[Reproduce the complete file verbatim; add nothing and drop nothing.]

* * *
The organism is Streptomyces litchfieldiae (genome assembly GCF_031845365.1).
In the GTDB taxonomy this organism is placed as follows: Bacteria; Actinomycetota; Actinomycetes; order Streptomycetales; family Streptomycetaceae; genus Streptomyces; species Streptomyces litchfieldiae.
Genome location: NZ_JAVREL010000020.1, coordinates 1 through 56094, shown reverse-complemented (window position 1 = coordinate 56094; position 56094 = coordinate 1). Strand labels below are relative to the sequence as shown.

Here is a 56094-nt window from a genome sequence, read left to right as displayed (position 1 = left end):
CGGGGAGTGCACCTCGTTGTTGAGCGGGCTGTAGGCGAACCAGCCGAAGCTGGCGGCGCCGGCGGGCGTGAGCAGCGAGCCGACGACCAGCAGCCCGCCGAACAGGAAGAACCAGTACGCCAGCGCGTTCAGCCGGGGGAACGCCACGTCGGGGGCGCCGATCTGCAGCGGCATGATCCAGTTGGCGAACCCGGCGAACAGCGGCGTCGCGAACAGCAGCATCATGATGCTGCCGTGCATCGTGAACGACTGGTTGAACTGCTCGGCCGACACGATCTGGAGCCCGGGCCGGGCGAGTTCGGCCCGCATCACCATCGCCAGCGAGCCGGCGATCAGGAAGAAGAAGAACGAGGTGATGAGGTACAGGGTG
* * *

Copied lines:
The organism is Streptomyces litchfieldiae (genome assembly GCF_031845365.1).
In the GTDB taxonomy this organism is placed as follows: Bacteria; Actinomycetota; Actinomycetes; order Streptomycetales; family Streptomycetaceae; genus Streptomyces; species Streptomyces litchfieldiae.
Genome location: NZ_JAVREL010000020.1, coordinates 1 through 56094, shown reverse-complemented (window position 1 = coordinate 56094; position 56094 = coordinate 1). Strand labels below are relative to the sequence as shown.

Here is a 56094-nt window from a genome sequence, read left to right as displayed (position 1 = left end):
CGGGGAGTGCACCTCGTTGTTGAGCGGGCTGTAGGCGAACCAGCCGAAGCTGGCGGCGCCGGCGGGCGTGAGCAGCGAGCCGACGACCAGCAGCCCGCCGAACAGGAAGAACCAGTACGCCAGCGCGTTCAGCCGGGGGAACGCCACGTCGGGGGCGCCGATCTGCAGCGGCATGATCCAGTTGGCGAACCCGGCGAACAGCGGCGTCGCGAACAGCAGCATCATGATGCTGCCGTGCATCGTGAACGACTGGTTGAACTGCTCGGCCGACACGATCTGGAGCCCGGGCCGGGCGAGTTCGGCCCGCATCACCATCGCCAGCGAGCCGGCGATCAGGAAGAAGAAGAACGAGGTGATGAGGTACAGGGTG